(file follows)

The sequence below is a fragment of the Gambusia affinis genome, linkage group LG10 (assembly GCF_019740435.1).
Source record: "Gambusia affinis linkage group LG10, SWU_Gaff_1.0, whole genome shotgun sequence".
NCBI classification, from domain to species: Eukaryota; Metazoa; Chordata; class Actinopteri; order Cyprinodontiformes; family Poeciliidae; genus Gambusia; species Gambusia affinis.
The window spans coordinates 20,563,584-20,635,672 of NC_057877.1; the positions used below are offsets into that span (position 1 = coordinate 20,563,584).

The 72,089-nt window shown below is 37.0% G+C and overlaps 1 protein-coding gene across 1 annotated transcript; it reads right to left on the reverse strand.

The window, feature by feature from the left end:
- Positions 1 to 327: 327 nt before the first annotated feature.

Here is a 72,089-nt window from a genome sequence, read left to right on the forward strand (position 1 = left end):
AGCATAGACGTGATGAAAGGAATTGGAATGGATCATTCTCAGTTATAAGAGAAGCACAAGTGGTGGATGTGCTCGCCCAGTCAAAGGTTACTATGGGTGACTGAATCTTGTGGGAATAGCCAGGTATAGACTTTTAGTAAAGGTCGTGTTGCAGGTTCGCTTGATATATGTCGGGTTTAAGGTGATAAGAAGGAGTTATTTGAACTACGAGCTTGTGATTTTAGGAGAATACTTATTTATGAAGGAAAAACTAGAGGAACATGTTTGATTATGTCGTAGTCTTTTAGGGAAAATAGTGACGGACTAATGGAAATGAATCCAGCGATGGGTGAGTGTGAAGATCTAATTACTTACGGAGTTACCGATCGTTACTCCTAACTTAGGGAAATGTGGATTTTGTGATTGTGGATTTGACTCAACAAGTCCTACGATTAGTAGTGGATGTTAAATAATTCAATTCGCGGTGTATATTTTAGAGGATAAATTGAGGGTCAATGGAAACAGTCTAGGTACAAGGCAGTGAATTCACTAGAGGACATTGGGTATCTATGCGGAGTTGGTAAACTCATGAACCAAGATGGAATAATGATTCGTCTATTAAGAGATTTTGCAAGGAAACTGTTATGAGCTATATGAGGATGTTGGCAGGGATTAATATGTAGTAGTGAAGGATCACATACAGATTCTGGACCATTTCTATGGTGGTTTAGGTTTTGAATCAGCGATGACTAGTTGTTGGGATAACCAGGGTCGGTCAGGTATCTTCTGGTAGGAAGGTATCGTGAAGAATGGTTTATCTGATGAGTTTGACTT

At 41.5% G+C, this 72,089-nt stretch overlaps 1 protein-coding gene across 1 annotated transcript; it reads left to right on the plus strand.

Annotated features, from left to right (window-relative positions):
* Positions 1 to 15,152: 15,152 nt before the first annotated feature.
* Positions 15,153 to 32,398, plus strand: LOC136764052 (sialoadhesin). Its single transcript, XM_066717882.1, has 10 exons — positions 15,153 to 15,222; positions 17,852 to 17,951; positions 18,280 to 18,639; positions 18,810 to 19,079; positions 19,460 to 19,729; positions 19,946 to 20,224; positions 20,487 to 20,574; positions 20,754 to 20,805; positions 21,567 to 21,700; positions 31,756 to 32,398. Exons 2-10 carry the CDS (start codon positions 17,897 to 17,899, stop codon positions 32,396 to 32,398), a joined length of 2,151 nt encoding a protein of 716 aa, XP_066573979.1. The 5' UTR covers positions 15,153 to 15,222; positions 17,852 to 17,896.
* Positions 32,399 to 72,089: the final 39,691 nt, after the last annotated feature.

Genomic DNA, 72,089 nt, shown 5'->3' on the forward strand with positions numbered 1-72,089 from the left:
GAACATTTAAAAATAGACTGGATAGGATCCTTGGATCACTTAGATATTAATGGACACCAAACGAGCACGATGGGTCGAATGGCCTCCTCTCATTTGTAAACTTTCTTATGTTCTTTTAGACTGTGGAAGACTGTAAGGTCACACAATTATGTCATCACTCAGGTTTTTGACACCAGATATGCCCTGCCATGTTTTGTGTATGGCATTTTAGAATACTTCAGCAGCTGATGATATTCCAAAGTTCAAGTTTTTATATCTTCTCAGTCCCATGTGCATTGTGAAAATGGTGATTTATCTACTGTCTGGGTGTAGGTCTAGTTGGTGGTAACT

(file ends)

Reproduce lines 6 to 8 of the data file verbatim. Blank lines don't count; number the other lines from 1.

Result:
The window, feature by feature from the left end:
- Positions 1 to 327: 327 nt before the first annotated feature.

Here is a 72,089-nt window from a genome sequence, read left to right on the forward strand (position 1 = left end):